Potassium Cyanide is colorless crystalline salt easily looks like sugar but deadly to humans if consumed and is highly soluble in water. This chemical is a compound with the formula KCN Most KCN is used in gold mining, organic synthesis, and electroplating. Smaller applications include jewelry for chemical gilding and buffing for products.

1. HCN + KOH → KCN + H2O

Reaction type: Double Displacement/neutralization reaction

- KCN is produced by treating hydrogen cyanide with a 50% aqueous solution of potassium hydroxide then the evaporation of the solution in a vacuum.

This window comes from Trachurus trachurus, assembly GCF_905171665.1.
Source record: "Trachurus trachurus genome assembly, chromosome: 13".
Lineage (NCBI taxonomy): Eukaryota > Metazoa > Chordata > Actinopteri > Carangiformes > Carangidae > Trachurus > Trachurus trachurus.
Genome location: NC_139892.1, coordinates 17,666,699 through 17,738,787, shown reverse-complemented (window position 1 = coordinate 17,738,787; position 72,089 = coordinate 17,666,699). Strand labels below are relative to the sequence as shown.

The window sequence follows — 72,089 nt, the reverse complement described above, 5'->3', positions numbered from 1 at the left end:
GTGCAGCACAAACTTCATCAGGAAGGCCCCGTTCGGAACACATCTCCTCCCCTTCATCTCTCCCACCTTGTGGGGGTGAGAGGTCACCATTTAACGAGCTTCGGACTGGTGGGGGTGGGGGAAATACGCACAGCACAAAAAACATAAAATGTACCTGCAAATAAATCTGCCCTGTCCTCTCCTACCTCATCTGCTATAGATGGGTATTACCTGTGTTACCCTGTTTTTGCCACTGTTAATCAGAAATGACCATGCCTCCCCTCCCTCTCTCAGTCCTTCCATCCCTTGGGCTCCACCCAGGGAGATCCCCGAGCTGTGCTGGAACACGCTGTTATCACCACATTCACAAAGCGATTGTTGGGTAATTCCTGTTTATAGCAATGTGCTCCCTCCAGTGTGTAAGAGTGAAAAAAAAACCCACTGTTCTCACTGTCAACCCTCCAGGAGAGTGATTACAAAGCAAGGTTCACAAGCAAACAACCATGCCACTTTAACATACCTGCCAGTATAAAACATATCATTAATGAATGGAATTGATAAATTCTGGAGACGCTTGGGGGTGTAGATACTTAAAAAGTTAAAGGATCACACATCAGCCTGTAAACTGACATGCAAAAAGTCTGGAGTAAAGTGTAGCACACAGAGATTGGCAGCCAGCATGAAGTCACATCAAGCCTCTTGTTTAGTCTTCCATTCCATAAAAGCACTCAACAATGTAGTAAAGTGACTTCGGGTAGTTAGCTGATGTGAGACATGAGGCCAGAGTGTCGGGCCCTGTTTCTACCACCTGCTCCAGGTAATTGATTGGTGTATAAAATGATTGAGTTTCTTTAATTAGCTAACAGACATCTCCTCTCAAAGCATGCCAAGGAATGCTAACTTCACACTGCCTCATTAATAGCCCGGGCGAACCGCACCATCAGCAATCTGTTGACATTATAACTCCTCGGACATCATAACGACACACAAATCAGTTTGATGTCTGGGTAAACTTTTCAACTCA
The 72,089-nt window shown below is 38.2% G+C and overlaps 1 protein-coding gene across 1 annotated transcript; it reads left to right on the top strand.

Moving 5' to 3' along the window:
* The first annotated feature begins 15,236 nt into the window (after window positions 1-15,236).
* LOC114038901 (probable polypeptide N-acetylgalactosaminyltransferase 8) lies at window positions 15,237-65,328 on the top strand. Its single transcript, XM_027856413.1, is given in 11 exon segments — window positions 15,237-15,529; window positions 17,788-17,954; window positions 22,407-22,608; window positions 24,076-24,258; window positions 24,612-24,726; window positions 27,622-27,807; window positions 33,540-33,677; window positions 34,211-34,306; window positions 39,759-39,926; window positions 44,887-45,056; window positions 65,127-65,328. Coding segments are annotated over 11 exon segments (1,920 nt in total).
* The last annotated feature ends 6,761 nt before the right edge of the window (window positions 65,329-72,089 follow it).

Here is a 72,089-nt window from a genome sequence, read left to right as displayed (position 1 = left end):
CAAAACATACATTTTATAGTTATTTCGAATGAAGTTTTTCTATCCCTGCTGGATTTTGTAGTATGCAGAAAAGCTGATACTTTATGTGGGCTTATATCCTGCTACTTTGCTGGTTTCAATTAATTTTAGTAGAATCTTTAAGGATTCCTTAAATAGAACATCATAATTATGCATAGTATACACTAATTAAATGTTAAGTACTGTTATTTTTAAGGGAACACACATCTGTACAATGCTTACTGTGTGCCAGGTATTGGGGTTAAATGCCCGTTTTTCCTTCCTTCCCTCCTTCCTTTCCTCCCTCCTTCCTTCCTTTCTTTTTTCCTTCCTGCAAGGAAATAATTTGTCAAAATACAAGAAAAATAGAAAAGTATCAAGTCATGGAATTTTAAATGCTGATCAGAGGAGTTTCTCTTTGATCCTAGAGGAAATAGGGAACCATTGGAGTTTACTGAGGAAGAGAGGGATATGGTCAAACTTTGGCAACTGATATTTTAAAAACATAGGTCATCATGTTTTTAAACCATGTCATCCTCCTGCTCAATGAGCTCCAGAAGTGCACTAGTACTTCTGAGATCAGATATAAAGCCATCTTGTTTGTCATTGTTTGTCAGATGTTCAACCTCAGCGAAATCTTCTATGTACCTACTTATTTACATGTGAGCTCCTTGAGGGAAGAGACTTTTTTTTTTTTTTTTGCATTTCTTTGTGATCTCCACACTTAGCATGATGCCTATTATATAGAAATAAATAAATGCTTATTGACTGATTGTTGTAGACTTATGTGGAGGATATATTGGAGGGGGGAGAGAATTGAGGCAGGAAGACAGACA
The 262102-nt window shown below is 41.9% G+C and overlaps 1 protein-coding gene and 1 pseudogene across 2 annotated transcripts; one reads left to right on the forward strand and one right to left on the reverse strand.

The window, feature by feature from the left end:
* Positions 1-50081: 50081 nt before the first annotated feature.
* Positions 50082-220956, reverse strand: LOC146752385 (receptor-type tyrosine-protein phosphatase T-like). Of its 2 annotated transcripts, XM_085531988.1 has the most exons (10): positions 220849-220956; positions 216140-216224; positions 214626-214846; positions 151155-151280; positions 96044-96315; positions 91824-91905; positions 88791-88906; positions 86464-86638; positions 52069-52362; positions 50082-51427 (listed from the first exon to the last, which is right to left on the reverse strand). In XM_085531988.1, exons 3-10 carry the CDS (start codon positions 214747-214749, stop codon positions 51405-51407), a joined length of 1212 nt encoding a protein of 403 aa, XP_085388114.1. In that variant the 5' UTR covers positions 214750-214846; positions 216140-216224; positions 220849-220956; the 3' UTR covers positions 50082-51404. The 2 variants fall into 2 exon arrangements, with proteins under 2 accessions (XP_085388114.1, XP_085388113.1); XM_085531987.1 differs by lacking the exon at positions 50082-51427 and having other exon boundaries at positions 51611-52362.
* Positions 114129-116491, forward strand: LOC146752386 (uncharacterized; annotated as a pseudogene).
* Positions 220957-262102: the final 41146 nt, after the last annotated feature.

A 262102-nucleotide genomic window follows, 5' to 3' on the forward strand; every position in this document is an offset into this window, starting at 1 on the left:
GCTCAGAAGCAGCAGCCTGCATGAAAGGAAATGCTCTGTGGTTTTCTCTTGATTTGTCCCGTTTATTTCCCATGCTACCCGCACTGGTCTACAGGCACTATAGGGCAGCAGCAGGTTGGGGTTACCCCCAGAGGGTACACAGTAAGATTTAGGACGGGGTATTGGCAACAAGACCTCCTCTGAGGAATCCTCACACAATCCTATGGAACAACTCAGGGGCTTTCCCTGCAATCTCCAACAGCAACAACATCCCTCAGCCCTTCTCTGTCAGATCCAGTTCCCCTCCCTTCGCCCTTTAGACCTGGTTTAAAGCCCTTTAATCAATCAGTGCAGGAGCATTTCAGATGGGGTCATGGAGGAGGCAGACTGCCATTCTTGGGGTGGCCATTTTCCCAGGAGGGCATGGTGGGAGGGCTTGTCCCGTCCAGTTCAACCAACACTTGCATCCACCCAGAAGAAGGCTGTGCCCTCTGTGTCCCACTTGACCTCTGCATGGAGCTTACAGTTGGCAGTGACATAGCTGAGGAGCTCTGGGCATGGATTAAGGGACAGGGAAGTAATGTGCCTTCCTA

-This equation uses Double Displacement but is a neutralization reaction as the metals Potassium and Hydrogen switch so Potassium is with Cyanide and hydrogen is now H2O as theres 2 H. But since there is a water and a salt as the reactants contain hydrogen and hydroxide and one of the products is H2O the equation uses double displacement but is a neutralization Reaction.

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Sodium Cyanide

Sodium cyanide is white substace that looks like small pieces of gum and is water-soluble solid. Also sodium cyanide is an inorganic compound with the formula NaCN. Cyanide has a high attraction for metals which then leads to high toxicity of this salt. NaCN is commonly used in gold mining

1. HCN + NaOH → NaCN + H2O

Reaction type: Double Displacement/ Neutralization reaction

- Sodium cyanide is produced by treating hydrogen cyanide with sodium hydroxide